42 posted on 01/27/2011 12:23:37 PM PST by Varda
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To: An Old Man
Don't let this get in your way.

No kidding. The author somehow managed to write an entire damned article about the Citizenship clause, without actually quoting the relevant part of the 14th Amendment.

Wonder why?

The only possibly weasel-wording that could justify an answer of "no," would be some sort of argument involving the definition of "subject to the jurisdiction."

43 posted on 01/27/2011 12:27:23 PM PST by r9etb
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To: 1_Inch_Group; 2sheep; 2Trievers; 3AngelaD; 3pools; 3rdcanyon; 4Freedom; 4ourprogeny; 7.62 x 51mm; ..

Ping!


44 posted on 01/27/2011 12:30:20 PM PST by HiJinx (What new decade?)
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To: Varda
This has some great background: Birthright Citizenship and the Constitution

One conspicuous departure from the language of the Civil rights Act was the elimination of the phrase "Indians not taxed." Senator Jacob Howard of Ohio, the author of the citizenship Clause, defended the new language against the charge that it would make Indians citizens of the United States. Howard assured skeptics that "Indians born within the limits of the United States, and who maintain their tribal relations, are not, in the sense of this amendment, born subject to the jurisdiction of the United States." Senator Lyman Trumbull, Chairman of the Senate Judiciary Committee, supported Howard, contending that "subject to the jurisdiction thereof" meant "not owing allegiance to anybody else . . . subject to the complete jurisdiction of the United States." Indians, he concluded, were not "subject to the jurisdiction" of the United States because they owed allegiance-even if only partial allegiance-to their tribes. Thus, two requirements were set for United States citizenship: born or naturalized in the United States and subject to its jurisdiction.

By itself, birth within the territorial limits of the United States, as the case of the Indians indicated, did not make one automatically "subject to the jurisdiction" of the United States. And "jurisdiction" did not mean simply subject to the laws of the United States or subject to the jurisdiction of its courts. Rather, "jurisdiction" meant exclusive "allegiance" to the United States. Not all who were subject to the laws owed allegiance to the United States. As Senator Howard remarked, the requirement of "jurisdiction," understood in the sense of "allegiance," "will not, of course, include persons born in the United States who are foreigners, aliens, who belong to the families of ambassadors or foreign ministers accredited to the Government of the United States."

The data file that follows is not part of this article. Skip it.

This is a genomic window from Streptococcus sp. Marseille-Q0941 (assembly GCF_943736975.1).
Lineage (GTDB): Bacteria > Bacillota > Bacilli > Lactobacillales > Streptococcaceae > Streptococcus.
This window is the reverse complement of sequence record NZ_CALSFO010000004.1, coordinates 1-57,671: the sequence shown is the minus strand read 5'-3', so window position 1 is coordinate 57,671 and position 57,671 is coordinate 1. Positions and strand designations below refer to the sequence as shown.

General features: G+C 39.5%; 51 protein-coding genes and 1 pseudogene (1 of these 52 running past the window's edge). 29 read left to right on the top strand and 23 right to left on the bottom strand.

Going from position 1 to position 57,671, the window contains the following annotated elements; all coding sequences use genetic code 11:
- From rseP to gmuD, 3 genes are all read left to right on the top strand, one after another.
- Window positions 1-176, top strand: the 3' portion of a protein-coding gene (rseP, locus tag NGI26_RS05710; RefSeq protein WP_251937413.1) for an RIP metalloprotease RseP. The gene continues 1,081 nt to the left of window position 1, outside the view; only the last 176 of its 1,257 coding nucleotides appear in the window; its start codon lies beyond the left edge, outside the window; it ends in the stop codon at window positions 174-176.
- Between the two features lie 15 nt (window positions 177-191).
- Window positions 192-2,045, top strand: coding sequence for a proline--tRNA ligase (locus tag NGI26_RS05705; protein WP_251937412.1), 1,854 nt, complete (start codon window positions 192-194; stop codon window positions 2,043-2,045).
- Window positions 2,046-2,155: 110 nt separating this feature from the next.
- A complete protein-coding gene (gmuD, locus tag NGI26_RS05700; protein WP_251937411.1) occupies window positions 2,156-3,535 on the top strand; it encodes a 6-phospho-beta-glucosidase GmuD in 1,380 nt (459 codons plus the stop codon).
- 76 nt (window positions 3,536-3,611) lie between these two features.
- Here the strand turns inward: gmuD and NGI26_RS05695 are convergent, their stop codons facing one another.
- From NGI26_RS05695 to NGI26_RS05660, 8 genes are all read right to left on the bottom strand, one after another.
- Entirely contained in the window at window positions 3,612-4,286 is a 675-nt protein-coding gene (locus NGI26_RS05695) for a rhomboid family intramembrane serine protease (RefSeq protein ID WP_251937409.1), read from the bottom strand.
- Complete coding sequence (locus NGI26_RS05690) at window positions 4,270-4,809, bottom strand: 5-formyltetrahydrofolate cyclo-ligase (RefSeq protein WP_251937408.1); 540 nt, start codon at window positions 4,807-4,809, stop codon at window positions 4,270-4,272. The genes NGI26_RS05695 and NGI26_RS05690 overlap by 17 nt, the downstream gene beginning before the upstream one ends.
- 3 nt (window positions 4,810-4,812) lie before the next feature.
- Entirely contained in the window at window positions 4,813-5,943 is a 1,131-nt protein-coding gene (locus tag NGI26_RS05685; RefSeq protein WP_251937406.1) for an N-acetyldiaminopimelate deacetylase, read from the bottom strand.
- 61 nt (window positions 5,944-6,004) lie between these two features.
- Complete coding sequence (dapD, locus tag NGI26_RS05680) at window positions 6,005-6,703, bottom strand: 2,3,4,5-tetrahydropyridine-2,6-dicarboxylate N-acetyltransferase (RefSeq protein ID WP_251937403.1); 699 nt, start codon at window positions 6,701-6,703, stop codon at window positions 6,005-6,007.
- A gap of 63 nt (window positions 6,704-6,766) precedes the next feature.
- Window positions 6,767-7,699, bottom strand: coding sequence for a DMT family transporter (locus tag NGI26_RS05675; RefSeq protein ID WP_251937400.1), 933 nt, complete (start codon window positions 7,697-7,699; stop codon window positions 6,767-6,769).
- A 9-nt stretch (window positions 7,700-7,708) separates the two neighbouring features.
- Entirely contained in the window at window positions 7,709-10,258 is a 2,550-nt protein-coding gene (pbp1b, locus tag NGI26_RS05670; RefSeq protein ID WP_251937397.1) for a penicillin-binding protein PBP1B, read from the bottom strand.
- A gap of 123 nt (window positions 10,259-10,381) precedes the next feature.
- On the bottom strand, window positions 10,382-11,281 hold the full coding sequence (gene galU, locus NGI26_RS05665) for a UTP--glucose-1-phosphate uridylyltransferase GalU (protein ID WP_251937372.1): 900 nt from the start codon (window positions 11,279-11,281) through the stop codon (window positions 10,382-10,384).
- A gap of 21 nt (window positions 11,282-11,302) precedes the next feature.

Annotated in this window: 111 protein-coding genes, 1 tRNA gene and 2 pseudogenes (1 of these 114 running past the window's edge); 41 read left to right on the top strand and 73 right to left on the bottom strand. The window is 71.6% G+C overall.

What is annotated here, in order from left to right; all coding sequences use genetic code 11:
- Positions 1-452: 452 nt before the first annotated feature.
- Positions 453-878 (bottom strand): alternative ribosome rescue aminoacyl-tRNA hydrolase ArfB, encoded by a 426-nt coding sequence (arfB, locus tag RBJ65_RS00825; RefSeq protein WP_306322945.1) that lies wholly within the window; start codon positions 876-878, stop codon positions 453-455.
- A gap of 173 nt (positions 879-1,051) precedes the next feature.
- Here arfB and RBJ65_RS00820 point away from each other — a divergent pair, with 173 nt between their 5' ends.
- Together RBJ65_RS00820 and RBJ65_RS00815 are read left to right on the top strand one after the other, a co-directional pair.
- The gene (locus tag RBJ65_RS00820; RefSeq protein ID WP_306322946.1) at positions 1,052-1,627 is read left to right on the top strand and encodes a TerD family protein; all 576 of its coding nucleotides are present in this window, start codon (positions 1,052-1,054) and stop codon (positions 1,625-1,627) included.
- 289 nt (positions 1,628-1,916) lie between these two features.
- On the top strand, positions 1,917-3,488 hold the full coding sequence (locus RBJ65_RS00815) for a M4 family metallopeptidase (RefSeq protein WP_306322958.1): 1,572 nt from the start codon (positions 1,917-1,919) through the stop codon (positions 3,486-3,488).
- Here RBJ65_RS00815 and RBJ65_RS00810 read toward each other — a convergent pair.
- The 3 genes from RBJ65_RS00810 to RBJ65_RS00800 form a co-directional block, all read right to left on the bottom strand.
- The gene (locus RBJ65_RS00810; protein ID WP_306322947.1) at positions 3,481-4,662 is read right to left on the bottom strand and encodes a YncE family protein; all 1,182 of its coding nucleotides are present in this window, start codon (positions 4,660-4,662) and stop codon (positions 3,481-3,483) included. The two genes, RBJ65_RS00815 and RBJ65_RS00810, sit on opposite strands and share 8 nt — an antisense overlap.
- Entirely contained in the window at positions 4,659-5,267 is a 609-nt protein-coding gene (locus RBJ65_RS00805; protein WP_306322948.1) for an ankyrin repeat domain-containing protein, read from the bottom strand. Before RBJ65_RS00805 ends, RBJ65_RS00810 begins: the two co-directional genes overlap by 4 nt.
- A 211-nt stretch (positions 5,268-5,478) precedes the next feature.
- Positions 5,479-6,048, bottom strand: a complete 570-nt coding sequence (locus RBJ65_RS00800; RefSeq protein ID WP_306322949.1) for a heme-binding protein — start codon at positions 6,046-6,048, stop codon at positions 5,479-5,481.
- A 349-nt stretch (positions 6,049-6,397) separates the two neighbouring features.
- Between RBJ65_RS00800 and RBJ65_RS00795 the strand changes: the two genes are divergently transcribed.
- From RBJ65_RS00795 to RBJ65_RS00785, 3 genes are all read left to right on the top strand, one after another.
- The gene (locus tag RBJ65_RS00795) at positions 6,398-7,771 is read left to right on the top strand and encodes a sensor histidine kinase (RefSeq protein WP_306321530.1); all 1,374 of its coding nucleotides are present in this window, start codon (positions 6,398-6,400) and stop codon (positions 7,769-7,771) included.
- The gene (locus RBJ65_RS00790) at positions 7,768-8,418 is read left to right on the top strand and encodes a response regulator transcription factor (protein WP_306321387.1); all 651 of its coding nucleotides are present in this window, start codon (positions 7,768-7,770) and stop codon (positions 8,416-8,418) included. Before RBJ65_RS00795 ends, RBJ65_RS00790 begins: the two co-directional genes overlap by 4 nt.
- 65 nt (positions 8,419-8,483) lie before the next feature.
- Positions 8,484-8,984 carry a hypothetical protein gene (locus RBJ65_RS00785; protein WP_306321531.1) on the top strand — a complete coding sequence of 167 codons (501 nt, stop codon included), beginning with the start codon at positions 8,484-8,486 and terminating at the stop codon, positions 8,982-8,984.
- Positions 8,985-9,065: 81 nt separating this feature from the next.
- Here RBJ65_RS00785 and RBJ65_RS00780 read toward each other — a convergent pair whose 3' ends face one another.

45 posted on 01/27/2011 12:34:58 PM PST by astyanax (Liberalism: Logic's retarded cousin.)
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To: pissant
American indians weren't considered 'subject to the jurisdiction thereof' because they were not taxed, and so weren't considered citizens.

So much for that particular canard.

46 posted on 01/27/2011 12:36:50 PM PST by skeeter
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To: Grut

Smith is born in America to illegal immigrants. He grows to adulthood and commits a federal crime. At trial, he pleads that he is “not subject to the jurisdiction” of the United States and must therefore be released, or at most deported.

How do you rule?


I rule that he is an ILLEGAL INVADER. What does America do to illegal invaders?

I would not mind putting him at Guantanamo and let him have his trial there.


47 posted on 01/27/2011 12:37:06 PM PST by SeekAndFind
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To: skeeter

At least they were her legally, unlike McCain’s lettuce pickers.


48 posted on 01/27/2011 12:38:22 PM PST by pissant ((Bachmann 2012 - Freepmail to get on/off PING list))
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To: Anitius Severinus Boethius
"His parents were not citizens. "
But they WERE legal residents.
That's quite a distinction...
49 posted on 01/27/2011 12:38:57 PM PST by astyanax (Liberalism: Logic's retarded cousin.)
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To: Anitius Severinus Boethius

His parents were here legally and so were subject to the jurisdiciation of the US.


50 posted on 01/27/2011 12:39:08 PM PST by skeeter